Key words: soil surface roughness, detrending procedures, roughness indices, surface configuration


RESUMO

A rugosidade da superfície pode ser influenciada pelo tipo e pela intensidade do preparo do solo, entre outros fatores. Em solos preparados o microrrelevo é aplanado consideravelmente com o acúmulo da chuva. A Geoestatística promove algumas ferramentas que podem ser úteis no estudo da dinâmica da variabilidade da superfície do solo. O objetivo desse estudo foi verificar se é possível aplicar geoestatística na análise da variação do microrrelevo do solo. Os resultados foram obtidos num Latossolo sob seis tratamentos de preparo do solo: grade de discos, arado de discos, escarificador, grade de discos + grade niveladora, arado de discos + grade niveladora e escarificador + grade niveladora. As medidas foram feitas logo após o preparo do solo e subseqüentemente após cumulativos eventos de chuva natural. Medições duplicadas foram feitas em cada tratamento para cada data, produzindo um total de 48 superfícies. Um rugosímetro de agulhas foi utilizado para as medidas da rugosidade da superfície. A área de cada parcela era 1,35 m por 1,35 m e as medidas espaçadas de 25 mm, produzindo um total de 3025 pontos por parcela. Antes da análise geoestatística, a tendência foi removida dos dados experimentais por dois diferentes métodos. Foram ajustados modelos aos semivariogramas de cada superfície, e os parâmetros desses modelos foram analisados. O método usado para remover a tendência influenciou os resultados geoestatísticos. O parâmetro geoestatístico razão de dependência mostrou que a dependência espacial aumentou para a maioria das superfícies com o aumento da precipitação pluvial acumulada.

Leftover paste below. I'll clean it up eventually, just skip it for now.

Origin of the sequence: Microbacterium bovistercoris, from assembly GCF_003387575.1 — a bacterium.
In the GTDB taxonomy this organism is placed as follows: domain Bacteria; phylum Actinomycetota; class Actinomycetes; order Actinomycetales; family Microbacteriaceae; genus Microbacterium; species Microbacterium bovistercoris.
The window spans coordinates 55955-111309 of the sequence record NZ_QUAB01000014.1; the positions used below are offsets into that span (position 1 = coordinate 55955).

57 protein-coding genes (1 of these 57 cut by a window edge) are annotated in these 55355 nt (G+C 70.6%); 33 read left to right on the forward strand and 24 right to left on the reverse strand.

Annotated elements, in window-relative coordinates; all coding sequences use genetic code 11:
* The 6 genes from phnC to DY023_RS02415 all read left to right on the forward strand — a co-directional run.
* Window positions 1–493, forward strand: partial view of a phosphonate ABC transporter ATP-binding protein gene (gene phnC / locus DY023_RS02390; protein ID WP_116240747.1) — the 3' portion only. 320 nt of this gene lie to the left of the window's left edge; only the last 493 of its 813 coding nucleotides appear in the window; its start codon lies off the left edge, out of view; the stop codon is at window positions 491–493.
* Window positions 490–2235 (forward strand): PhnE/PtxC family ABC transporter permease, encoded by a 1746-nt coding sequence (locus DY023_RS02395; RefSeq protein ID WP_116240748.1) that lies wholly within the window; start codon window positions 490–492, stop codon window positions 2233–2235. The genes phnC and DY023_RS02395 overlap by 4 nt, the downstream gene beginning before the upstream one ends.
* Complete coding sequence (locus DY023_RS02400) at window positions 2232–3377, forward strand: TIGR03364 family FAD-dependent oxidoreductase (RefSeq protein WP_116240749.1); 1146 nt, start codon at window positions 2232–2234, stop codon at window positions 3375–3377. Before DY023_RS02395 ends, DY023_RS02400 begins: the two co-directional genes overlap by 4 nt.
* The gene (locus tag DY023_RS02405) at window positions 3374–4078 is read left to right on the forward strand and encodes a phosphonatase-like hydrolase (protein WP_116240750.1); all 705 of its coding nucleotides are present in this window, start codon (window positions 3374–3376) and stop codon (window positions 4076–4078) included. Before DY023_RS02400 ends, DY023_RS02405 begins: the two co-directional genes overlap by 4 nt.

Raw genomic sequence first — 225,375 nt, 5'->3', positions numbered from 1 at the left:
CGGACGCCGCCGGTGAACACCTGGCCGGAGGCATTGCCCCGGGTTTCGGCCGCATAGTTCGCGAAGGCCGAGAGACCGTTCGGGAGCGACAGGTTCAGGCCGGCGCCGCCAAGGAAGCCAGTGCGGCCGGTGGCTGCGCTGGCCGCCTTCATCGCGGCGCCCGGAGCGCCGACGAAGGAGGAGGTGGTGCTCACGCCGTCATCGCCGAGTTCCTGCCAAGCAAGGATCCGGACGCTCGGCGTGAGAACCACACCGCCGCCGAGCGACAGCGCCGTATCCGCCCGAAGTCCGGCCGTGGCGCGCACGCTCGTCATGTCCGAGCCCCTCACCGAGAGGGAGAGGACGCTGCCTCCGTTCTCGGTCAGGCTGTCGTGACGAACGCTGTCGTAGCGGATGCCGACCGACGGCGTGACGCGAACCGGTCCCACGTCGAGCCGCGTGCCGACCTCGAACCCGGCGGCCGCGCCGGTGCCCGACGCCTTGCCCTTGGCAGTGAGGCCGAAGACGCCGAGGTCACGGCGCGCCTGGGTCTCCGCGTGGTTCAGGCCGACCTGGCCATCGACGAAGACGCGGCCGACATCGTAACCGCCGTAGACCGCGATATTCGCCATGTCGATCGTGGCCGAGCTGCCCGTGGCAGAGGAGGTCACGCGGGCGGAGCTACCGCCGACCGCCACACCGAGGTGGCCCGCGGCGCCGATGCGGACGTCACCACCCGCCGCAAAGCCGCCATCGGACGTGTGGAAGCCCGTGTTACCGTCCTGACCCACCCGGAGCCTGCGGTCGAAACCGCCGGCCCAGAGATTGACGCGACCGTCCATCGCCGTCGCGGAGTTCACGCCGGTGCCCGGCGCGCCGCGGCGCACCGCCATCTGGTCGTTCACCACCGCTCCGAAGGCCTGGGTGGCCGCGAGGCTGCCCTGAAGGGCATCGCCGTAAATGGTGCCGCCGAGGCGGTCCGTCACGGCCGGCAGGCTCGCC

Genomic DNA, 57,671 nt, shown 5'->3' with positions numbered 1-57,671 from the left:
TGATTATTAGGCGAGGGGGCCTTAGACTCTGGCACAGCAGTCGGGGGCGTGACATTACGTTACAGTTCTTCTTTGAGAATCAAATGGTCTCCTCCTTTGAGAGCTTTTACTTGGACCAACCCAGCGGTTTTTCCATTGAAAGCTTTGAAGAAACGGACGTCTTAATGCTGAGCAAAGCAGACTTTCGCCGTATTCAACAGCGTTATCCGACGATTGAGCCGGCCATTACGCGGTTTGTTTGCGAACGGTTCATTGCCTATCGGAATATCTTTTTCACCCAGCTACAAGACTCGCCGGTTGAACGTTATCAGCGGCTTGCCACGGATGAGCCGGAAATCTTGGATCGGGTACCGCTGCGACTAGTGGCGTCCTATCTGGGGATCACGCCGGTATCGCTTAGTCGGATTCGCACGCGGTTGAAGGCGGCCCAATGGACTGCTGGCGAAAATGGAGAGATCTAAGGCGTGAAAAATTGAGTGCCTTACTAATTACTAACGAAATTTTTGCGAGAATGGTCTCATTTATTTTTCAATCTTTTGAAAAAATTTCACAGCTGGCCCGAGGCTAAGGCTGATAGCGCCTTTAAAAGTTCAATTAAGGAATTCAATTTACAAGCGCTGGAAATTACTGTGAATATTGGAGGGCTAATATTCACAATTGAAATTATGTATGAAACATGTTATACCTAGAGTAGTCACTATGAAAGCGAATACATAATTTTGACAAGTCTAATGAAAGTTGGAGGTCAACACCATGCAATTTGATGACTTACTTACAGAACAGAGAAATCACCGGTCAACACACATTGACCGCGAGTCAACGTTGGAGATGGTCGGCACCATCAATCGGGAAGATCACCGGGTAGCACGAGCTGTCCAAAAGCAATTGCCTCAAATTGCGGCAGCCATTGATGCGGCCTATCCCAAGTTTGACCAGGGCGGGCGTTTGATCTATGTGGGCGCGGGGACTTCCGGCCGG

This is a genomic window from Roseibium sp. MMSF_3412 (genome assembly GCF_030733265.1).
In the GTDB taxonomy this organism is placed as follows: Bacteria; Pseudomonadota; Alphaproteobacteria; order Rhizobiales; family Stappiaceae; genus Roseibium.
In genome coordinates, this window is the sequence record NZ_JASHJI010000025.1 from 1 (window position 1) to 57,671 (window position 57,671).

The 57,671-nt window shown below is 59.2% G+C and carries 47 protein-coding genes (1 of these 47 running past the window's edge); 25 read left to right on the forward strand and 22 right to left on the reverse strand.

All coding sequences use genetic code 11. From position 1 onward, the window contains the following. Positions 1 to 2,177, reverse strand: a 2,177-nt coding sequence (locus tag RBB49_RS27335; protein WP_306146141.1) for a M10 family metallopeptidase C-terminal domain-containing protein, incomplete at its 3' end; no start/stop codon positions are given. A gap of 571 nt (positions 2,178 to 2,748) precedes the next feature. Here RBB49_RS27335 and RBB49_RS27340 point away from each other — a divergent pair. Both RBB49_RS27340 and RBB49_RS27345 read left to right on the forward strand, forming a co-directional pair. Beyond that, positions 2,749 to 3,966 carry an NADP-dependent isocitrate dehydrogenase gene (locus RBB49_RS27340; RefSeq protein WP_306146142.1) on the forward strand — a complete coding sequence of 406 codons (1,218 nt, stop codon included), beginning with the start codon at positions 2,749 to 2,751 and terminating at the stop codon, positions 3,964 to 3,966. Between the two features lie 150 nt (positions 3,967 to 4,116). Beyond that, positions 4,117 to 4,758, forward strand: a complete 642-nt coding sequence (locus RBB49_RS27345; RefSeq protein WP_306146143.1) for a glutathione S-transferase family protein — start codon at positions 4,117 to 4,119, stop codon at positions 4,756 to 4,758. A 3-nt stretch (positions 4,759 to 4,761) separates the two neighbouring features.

Palavras-chave: rugosidade da superfície do solo, método para retirada de tendência, índices de rugosidade, configuração da superfície


 

 

INTRODUCTION